It’s easy to see why this first feature from director Desiree Akhavan has been compared to the groundbreaking HBO series Girls. It’s set in Brooklyn, focuses on a middle-class 20-something woman trying to find her footing, is full of wry wit and nuanced observations, and the female director is also the writer and the lead.
The major difference, though, lies in Akhavan’s Iranian heritage, which adds another layer to an already winning formula and explores how modern freedoms often clash with ancient traditions.
We meet Persian-American Shirin (Akhavan) after a devastating break-up with her girlfriend Maxine (Rebecca Henderson). She begins to dissect what went wrong using friend Crystal (Halley Feiffer) as a sounding board. Homeless because of the break-up and newly unemployed, she moves in with a pair of pompous artists and through Crystal’s friend Ken (30 Rock’s Scott Adsit) gets a job teaching an after-school filmmaking program to five-year-olds.
As the film progresses, it addresses the back story of the relationship in non-linear fashion, painting a clear picture of the reasons for the break-up. Although her parents are sophisticated, cultured and otherwise modern, Shirin is yet to officially come out to them, despite the perceptible blatancy of her sexuality (for example, living in a one-bedroom apartment with Maxine). This leaves Maxine, now estranged from her family as a result of her sexuality, frustrated and doubting Shirin’s place in the gay community.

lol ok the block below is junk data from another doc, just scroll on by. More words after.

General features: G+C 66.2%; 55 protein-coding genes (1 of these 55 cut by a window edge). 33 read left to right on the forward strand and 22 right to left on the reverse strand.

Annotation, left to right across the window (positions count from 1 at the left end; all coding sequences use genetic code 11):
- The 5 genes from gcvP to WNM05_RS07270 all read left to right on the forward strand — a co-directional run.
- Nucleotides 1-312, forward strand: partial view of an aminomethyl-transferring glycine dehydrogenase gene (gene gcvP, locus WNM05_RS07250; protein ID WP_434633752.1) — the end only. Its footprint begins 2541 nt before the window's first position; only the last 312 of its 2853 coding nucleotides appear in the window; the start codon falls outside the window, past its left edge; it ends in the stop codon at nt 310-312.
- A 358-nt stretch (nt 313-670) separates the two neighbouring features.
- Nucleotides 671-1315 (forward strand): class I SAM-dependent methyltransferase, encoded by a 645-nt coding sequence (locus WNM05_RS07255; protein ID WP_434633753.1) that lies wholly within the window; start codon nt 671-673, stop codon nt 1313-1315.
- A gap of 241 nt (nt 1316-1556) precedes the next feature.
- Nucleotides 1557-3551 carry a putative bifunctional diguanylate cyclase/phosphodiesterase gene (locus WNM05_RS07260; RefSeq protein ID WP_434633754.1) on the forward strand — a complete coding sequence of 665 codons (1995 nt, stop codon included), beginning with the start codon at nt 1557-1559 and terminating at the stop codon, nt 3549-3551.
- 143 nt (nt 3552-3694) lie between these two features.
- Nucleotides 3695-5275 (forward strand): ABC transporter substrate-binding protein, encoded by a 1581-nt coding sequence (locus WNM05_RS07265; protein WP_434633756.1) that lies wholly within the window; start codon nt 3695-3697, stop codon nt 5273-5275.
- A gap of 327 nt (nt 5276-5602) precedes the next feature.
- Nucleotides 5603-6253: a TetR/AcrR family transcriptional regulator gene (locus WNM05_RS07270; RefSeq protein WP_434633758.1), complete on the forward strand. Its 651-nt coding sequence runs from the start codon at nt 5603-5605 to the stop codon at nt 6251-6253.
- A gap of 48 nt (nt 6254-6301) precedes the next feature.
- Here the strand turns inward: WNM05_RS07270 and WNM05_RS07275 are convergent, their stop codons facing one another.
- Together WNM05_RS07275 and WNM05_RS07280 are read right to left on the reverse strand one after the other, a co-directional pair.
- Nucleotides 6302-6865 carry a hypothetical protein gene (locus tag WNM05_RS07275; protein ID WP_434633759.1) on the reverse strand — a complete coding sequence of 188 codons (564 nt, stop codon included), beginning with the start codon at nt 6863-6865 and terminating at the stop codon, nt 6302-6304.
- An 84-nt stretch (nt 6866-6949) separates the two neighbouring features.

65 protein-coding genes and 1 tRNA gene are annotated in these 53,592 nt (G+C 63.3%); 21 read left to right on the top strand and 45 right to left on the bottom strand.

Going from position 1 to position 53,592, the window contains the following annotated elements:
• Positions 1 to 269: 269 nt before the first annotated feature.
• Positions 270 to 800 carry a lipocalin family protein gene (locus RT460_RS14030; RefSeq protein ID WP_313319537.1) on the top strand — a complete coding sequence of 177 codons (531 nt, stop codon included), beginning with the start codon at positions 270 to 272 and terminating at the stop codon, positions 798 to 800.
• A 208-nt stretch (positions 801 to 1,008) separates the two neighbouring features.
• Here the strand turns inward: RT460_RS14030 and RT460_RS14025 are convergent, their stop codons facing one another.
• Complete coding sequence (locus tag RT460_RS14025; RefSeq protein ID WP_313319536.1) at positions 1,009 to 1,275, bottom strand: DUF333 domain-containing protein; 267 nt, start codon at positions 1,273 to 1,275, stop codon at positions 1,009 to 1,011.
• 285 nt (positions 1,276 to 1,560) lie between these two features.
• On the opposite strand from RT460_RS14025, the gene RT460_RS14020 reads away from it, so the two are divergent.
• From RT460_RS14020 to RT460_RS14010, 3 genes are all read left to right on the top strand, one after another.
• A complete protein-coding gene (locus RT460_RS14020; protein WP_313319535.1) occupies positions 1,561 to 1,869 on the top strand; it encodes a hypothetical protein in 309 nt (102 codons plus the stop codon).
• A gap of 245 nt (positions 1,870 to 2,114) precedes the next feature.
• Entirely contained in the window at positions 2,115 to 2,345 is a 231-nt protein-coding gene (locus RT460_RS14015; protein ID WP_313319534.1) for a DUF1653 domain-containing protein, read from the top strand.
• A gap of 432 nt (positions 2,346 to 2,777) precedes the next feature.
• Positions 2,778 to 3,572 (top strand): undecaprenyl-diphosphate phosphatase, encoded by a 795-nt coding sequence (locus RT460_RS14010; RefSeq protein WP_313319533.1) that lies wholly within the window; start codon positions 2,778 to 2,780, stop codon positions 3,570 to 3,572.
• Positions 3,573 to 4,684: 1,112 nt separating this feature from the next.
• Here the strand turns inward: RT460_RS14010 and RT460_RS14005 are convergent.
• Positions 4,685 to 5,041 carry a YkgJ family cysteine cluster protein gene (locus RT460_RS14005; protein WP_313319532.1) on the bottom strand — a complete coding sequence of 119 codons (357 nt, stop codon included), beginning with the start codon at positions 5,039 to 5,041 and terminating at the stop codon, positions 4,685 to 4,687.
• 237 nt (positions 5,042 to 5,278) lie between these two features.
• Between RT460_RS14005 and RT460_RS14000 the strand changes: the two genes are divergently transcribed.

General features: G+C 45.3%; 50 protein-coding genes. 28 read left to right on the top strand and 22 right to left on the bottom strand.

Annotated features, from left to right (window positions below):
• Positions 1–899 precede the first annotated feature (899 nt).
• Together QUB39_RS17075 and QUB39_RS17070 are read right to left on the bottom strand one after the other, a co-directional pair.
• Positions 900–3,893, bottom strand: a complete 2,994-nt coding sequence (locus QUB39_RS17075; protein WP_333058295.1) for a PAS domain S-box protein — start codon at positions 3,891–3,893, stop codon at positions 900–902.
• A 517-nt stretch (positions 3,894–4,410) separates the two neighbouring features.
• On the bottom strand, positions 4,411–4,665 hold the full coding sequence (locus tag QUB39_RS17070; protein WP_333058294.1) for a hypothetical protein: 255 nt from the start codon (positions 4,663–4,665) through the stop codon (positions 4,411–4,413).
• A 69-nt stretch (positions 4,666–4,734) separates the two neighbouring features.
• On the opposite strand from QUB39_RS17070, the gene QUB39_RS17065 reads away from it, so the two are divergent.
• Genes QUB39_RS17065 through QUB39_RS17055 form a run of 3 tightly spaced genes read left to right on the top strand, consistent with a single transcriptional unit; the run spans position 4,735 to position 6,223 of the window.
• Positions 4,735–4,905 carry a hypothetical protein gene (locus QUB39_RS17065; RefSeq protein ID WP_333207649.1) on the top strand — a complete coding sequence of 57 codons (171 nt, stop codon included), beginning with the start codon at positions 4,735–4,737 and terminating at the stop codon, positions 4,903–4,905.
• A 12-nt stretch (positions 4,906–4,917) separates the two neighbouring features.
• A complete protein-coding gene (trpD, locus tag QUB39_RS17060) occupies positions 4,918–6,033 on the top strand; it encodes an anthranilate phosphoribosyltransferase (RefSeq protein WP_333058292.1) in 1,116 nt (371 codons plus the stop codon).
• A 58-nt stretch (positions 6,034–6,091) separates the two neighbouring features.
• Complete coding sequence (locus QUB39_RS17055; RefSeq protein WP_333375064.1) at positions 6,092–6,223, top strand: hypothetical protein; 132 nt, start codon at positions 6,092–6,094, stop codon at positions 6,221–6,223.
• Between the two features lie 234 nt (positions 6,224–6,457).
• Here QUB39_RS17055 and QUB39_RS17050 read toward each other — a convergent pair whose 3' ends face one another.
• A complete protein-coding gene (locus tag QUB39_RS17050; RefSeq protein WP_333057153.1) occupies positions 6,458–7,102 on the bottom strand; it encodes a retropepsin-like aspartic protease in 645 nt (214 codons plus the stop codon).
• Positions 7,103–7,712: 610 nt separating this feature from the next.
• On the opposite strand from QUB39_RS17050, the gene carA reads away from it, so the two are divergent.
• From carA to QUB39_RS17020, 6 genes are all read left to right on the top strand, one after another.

Although criticised by some as covering much the same ground as Girls, the incorporation of a cultural narrative is a fresh and significant addition. And while character exploration may be a little on the shallow side, this a nonetheless funny, entertaining and unique film experience and makes writer/director/actor Akhavan a talent to watch.
Appropriate Behavior is showing at Sydney Film Festival on June 6 and 8.